Pure theory of law

The quotation comes from Laski's Grammar of Politics, in which he suggests that, given its postulates. Kelsen's 'pure theory' of law is unanswerable, but that its substance is an exercise in logic, not in life. Many of the criticisms directed against the 'pure theory' do rest, indeed, on what is perceived as its aridity and seperation from the realities of legal activity within the community. But there are other important criticisms, some of which are mentioned below, based on the implications of Kelsen's methodology of enquiry.

The target of these criticisms is a theory which emerges from an attempt to view law purely in terms of reason and in a manner which excludes all ethical and political value-judgements. Law is as a coercive order, based on a system of norms, the validity of which is derived from a basic norm a major criticism, encapsulated in Laski's comment, is that the theory chooses to disregard the totality of a society in which law plays a relatively restricted, though important, role.

To abstract from a consideration of the law its surrounding social and political factors is, it is argued, virtually impossible, even if it were desirable. Law does not exist as an isolate: it is affected in considerable measure by the dynamic nature of the community of which it is a part a perusal of any aspect of our common law and current legislation indicated the difficulties inherent in any attempt at investigating the law as a phenomenon 'in itself'. Thus, the law relating to theft may have little 'meaning' save as an expression of communal ethical attitudes to the ownership and possession of property.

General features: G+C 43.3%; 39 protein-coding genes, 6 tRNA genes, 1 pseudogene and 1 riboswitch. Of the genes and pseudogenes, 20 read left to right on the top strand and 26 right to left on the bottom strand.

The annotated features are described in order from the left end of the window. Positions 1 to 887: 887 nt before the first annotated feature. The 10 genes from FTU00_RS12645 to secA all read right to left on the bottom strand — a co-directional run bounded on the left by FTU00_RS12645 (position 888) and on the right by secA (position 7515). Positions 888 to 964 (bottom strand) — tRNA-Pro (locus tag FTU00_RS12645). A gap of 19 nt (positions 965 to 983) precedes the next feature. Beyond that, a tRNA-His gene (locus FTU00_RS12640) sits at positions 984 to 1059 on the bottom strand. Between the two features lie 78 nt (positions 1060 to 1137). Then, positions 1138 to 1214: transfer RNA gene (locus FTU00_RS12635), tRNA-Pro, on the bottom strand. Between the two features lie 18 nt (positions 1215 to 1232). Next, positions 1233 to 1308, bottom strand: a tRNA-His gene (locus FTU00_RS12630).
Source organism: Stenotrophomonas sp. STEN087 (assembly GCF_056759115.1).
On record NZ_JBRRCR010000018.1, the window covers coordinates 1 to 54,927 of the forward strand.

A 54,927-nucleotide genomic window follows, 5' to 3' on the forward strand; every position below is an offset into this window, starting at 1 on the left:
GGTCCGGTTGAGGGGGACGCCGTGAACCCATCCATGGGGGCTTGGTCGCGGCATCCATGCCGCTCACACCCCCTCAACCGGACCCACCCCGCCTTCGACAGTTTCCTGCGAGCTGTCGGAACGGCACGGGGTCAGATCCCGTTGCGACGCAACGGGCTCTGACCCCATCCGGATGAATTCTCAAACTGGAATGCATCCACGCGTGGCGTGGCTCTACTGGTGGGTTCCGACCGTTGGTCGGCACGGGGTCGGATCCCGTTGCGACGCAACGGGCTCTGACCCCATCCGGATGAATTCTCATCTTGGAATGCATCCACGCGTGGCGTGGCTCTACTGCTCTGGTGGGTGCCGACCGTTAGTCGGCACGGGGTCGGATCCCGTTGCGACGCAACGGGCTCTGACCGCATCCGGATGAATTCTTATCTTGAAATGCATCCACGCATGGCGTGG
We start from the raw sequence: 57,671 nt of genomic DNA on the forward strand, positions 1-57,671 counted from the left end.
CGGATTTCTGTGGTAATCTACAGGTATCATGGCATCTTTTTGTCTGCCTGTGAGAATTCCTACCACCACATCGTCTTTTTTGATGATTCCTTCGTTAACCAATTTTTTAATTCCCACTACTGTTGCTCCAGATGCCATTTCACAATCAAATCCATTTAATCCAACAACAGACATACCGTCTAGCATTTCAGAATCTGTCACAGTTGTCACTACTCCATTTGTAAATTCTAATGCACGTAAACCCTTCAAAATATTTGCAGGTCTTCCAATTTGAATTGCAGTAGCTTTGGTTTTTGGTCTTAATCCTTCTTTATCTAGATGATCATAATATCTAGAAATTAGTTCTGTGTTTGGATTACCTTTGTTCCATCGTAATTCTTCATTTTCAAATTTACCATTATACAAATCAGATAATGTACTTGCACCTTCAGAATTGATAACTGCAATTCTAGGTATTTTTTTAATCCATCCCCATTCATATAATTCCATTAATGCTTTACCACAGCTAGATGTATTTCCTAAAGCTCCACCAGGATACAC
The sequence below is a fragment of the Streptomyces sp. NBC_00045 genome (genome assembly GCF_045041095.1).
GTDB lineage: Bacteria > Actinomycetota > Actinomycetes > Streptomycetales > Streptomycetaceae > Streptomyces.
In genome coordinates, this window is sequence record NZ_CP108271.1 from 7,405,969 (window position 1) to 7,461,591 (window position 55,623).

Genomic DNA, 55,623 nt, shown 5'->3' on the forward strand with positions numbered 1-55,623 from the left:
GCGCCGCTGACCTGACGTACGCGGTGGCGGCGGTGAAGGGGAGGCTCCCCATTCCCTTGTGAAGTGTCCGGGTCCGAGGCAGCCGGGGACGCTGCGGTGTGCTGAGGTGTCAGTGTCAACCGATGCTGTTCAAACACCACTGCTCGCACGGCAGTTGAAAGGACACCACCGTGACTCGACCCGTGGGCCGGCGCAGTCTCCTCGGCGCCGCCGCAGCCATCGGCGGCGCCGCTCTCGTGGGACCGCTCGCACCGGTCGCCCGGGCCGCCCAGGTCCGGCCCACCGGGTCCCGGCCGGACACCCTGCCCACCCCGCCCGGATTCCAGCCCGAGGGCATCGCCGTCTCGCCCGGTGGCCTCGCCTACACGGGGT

The European Communities Act 1972 expressed political and economic ideologies. The Children Act 1989 articulates deep and complex concepts of the community's social responsibilities. Remove discussion of the inner significance of legislation of this nature, and one is left merely with 'form' as an object of study-it has been given un warranted primacy over 'meaning'. RESULTS OF HIS FAILURE TO EXAMINE LAW IN ITS SOCIAL SETTING An allied criticism is based on Kelsen's decision to ignore the concept of 'justice' and on his apparent lack of concern for the nature and significance of human rights.

Kelsen seems to view 'justice' as a mere expression of an irrational idea. Because it is not subject to scientific cognition or investigation, it is not to be considered as having any role in the foundations of law. For Kelsen it involves little more than 'the conscientious application of appropriate general rules'. Justice as a measure of the validity of laws is rejected. Hence a concept which, for many communities and jurists, is seen as expressing the end of law, is dismissed by Kelsen because it appears to be beyonf the pale of cognition.

But because legal life as we know and experience it is consciously based upon a desire to act in accordance with the tenets of justice, and because unjust behaviour is generally unacceptable, Kelsen's doctrine gives the impression of ignoring the complex and deeply-held feelings which characterise much legal activity. It is worth nothing, too, that the history of this century gives little reason to view with equanimity the promulgation of a systematic interpretation of law from which the concept of justice has been banished. 4. his attitude to a study of justice and rights

the exclusion of 'justice' from the 'pure theory' has led some critics to question not only the resulting sterling of its findings, but the claim advanced by Kelsen to have 'explained' the reality of the law. It is suggested that, in dogmatic fashion, he has limited the data he wishes to explore to some positive legal matters while ignoring substantice, conceptual legal realities. The result is no more than a highly selective and incomplete investigation. The 'reality' of the theory is flawed by a misconceived approach to so called 'objective phenomena'.